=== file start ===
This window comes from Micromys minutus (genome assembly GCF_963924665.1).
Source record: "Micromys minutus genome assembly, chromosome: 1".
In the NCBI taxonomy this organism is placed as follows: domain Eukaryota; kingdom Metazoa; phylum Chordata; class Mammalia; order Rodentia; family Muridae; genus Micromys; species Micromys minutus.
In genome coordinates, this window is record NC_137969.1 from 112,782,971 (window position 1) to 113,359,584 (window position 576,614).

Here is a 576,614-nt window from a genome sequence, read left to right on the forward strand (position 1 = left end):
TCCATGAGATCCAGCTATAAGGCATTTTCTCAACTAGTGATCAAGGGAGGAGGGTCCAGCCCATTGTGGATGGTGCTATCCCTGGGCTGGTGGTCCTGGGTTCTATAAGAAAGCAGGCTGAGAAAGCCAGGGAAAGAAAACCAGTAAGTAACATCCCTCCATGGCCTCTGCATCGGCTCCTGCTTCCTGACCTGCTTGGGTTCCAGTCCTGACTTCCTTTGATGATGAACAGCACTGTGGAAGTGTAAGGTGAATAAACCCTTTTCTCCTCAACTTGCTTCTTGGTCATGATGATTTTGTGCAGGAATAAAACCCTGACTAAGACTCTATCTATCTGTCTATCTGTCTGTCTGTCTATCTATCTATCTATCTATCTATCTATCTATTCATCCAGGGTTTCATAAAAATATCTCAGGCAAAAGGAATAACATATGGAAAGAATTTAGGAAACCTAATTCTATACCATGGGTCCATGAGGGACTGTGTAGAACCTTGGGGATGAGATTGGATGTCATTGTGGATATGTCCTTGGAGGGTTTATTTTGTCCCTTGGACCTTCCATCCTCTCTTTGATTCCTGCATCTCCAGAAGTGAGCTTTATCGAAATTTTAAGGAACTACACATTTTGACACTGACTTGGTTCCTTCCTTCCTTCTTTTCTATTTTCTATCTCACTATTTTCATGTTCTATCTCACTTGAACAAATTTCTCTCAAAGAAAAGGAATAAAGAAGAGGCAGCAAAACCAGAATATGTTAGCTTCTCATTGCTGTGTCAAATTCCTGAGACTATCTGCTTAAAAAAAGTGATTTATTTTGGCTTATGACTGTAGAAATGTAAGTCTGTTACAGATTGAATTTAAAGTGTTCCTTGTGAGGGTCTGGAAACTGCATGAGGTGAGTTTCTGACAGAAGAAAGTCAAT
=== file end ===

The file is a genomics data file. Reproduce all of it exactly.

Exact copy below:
This window comes from Micromys minutus (genome assembly GCF_963924665.1).
Source record: "Micromys minutus genome assembly, chromosome: 1".
In the NCBI taxonomy this organism is placed as follows: domain Eukaryota; kingdom Metazoa; phylum Chordata; class Mammalia; order Rodentia; family Muridae; genus Micromys; species Micromys minutus.
In genome coordinates, this window is record NC_137969.1 from 112,782,971 (window position 1) to 113,359,584 (window position 576,614).

Here is a 576,614-nt window from a genome sequence, read left to right on the forward strand (position 1 = left end):
TCCATGAGATCCAGCTATAAGGCATTTTCTCAACTAGTGATCAAGGGAGGAGGGTCCAGCCCATTGTGGATGGTGCTATCCCTGGGCTGGTGGTCCTGGGTTCTATAAGAAAGCAGGCTGAGAAAGCCAGGGAAAGAAAACCAGTAAGTAACATCCCTCCATGGCCTCTGCATCGGCTCCTGCTTCCTGACCTGCTTGGGTTCCAGTCCTGACTTCCTTTGATGATGAACAGCACTGTGGAAGTGTAAGGTGAATAAACCCTTTTCTCCTCAACTTGCTTCTTGGTCATGATGATTTTGTGCAGGAATAAAACCCTGACTAAGACTCTATCTATCTGTCTATCTGTCTGTCTGTCTATCTATCTATCTATCTATCTATCTATCTATTCATCCAGGGTTTCATAAAAATATCTCAGGCAAAAGGAATAACATATGGAAAGAATTTAGGAAACCTAATTCTATACCATGGGTCCATGAGGGACTGTGTAGAACCTTGGGGATGAGATTGGATGTCATTGTGGATATGTCCTTGGAGGGTTTATTTTGTCCCTTGGACCTTCCATCCTCTCTTTGATTCCTGCATCTCCAGAAGTGAGCTTTATCGAAATTTTAAGGAACTACACATTTTGACACTGACTTGGTTCCTTCCTTCCTTCTTTTCTATTTTCTATCTCACTATTTTCATGTTCTATCTCACTTGAACAAATTTCTCTCAAAGAAAAGGAATAAAGAAGAGGCAGCAAAACCAGAATATGTTAGCTTCTCATTGCTGTGTCAAATTCCTGAGACTATCTGCTTAAAAAAAGTGATTTATTTTGGCTTATGACTGTAGAAATGTAAGTCTGTTACAGATTGAATTTAAAGTGTTCCTTGTGAGGGTCTGGAAACTGCATGAGGTGAGTTTCTGACAGAAGAAAGTCAAT